When it comes to your teeth, a deep cleaning procedure commonly includes two separate visits to your dentist. Obviously, the first one is for the teeth scaling and the second one for the root planning. Both of the procedures help in the treatment of gum disease like gingivitis, preventing it to become more severe.
Gum Scaling, perio scaling, or simply teeth scaling is the first part of the dental deep cleaning procedure.
On your first appointment, your dentist will remove all the tartar and plaque build-up from over and under your gum line, working all the way toward the bottom of the pocket or area between your gums and teeth.
This procedure is an introduction to the next step of dental deep cleaning – root planning.
Root planning is the second part of the dental deep cleaning process, which includes smoothing out and polishing the roots of your teeth.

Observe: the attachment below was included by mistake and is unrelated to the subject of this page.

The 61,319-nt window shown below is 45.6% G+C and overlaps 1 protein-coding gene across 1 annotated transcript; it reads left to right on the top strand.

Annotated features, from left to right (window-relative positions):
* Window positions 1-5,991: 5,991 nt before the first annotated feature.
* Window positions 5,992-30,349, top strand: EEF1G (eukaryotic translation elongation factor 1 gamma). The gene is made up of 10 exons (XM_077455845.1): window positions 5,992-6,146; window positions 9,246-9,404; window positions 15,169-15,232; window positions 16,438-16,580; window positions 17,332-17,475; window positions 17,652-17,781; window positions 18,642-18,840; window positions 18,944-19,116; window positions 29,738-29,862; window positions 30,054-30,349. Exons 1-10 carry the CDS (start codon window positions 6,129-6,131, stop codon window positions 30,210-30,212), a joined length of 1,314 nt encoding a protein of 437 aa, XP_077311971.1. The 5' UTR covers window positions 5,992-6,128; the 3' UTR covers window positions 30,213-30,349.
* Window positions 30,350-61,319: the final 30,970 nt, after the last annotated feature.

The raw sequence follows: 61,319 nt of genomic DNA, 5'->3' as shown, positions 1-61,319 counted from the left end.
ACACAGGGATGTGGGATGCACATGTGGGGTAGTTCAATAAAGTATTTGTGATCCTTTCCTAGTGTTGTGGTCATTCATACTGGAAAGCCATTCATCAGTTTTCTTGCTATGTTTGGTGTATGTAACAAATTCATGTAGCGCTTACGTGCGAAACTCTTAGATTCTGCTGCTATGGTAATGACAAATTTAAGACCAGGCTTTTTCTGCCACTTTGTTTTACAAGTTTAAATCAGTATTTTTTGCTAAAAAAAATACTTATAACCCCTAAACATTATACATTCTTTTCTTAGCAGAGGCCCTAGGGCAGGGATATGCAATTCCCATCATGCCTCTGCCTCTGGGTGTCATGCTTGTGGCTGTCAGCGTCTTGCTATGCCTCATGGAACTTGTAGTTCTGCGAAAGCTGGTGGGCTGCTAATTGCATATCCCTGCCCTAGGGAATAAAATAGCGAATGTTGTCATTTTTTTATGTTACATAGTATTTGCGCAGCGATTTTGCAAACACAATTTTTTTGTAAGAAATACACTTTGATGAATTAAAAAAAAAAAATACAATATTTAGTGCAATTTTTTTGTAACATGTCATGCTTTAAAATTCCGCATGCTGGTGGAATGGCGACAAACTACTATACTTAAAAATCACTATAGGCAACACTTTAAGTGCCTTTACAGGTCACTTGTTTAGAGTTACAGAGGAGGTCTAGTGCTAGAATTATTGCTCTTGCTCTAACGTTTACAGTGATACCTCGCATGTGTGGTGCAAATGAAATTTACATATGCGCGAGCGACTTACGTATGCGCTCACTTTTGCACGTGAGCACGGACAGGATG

This enables your gums to reattach to your teeth, which decreases the size of the opening and helps your mouth to return to its natural healthy position.
Keep in mind that root planning may need more than one visit to the dentist, to finish the process. This often depends on the size of the damage.
While performing both gum scaling and root planning, your dentist will probably use a local anesthetic or mild sedative to ease the pain.
Benefits of Deep Cleaning Teeth
The benefits of deep cleaning teeth procedures like this are to prevent gum diseases like gingivitis from growing into more serious problems.
We all have lots of bacteria in our mouths, even if our gums and teeth are perfectly healthy. Plaque forms naturally when bacterias in our mouth mix with food, but usually plaque is eliminated by daily brushing and flossing.